Saturday, November 01, 2008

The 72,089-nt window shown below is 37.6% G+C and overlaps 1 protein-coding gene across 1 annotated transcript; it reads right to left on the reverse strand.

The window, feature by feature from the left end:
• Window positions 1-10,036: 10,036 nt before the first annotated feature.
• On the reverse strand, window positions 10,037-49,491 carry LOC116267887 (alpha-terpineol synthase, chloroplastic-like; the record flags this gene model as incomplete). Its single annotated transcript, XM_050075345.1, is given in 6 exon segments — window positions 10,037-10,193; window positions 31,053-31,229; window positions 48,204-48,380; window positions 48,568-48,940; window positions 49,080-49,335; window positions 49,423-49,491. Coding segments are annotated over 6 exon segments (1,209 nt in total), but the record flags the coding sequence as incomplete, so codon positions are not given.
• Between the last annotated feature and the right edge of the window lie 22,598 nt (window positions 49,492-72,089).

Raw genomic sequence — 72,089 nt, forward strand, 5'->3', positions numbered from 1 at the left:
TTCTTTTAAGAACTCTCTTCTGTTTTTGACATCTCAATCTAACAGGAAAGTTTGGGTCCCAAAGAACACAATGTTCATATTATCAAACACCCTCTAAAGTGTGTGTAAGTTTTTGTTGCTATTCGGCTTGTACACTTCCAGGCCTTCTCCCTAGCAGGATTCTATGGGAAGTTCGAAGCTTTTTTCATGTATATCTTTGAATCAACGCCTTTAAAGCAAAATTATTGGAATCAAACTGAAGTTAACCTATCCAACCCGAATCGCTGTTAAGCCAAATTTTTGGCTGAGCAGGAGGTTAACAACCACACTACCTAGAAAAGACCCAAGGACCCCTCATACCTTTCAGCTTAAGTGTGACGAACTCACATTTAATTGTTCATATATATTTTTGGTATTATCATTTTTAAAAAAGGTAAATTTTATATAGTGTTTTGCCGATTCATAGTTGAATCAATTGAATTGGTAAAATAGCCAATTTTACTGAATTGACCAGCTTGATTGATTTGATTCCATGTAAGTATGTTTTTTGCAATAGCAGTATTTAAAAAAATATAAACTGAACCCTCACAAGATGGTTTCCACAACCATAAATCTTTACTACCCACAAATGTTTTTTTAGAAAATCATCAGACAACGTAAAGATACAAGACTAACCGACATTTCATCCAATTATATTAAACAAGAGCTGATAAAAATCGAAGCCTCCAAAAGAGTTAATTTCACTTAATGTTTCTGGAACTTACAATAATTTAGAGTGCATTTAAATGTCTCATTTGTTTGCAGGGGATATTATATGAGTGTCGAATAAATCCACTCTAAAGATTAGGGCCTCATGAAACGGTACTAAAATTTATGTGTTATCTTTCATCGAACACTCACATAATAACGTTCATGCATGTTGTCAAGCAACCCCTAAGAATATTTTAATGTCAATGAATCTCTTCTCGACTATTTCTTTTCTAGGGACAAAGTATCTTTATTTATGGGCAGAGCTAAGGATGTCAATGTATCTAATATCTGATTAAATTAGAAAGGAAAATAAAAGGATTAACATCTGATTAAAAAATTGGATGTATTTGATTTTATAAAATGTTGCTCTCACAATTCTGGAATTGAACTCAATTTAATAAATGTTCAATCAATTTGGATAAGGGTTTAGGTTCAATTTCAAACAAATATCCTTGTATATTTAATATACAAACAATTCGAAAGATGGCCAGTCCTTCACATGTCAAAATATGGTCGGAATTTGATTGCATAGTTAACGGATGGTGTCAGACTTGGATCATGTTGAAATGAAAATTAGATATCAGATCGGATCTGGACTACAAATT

Erin decided that we needed, our triumvirate, to do something for Halloween. he carved a pumpkin, and, dare I say, his finger (which I frequently did when I used to carve wood). Beth got some brie to bake, and also, scandalously, a morceau of some honest to god truffle infused cheese, tres cher mais delicieux. truffles are amazing, period. Beth and I had a bottle of Guigal Cotes du Rhone BLANC at the ready. thought to read something appropriate to the night but there's nothing on the shelf currently of that ilk or flav. so I offered to go to the library, looking for one of Edward Rowe Snow's books. okay, you don't know who he is. he wrote 100 or more books about New England legends and history, ghosts, pirates, and such like. he'd appear periodically on local tv, and I recall seeing one of his presentations, perhaps with the Cub Scouts, which included at least a couple of scared the bejesus "true" ghost stories. so that was my quest. I biked up to the library. the town centre was unusually clogged with traffic, and of course troops of costumed children with their parental units were all about. sirens were sounding, and when I reached the library, I saw smoke. a block from the library, a former school, now a collection of condominiums, was burning. the smoke was thick enough to irritate the eye. I went to the library entrance, only to discover a sign saying CLOSED DUE TO AIR QUALITY. as I was heading back home, sigh, 2 groups of teens convened. one fellow, coming from the fire, said, I'm going to be on television, yo. that yo demanded irony, but I am afraid the speaker thereof did not get the memo. the gist of that was the local newscast on which the kid believed he would appear. it really was a substantial fire, tho I did not attempt to get closer. tv news copters, I like to call them choppers, flew overhead. with smoke thick in the air, and throngs of excited children in costumes roaming all over (I think there might have been a gathering at the library), it was a pretty surreal scene. a beautiful fading autumn day, cloudless and still bright. I cycled home and bethought me plan B. I ended up reading an account on a sea serpent sighting in Provincetown (at the end of Cape Cod), from a 19th century book on the town. the witness, one George Washington Ready, somehow has a Professor attached to his name. I got the impression that he was more like the town rummy. there's a full front drawing of Professor Ready, aghast. one must presume from the pov that the sea serpent drew the picture. no, there is no picture of the serpent, just stunned Professor R. by his account, this creature was seen offshore, it made its way ashore, crawled to a pond and disappeared into it. in its progress it scorched the ground and sliced trees through. as it sunk into the pond the water receded. it left a 20' wide hole that was later plumbed to 250 fathoms without striking bottom. confirming what I believed, a fathom is 6'. do the arithmetic: sounds like Lovecraft material. another glance at the picture of the professor and you will realize that he had good reason for the look of disquiet on his face. a note at the end indicates that Mr. Ready resides at the head of Pearl Street, where he is willing to discuss the sighting further. perhaps a drop of the pure would make the telling go even better. we cycled to the fire saturday afternoon. it is this castle-like brick edifice, 4 stories high and more than a century old. the roof was burned thru. the place was cordoned off. workers and police were about, as well as the curious. Beth remarked how sad to a passerby, an older woman. this woman lived in a condo there. she said a worker soldering a copper gutter saw a spark get away. tho he responded quickly the fire was quicker. it was a breezy day. she seemed calm but she had yet to see the damage. she said she and her husband had given their place in town to their son, and could stay there. there's a sign near the building, with an old picture of it, to indicate the town;s history. someone, probably before the fire, had painted an X over it.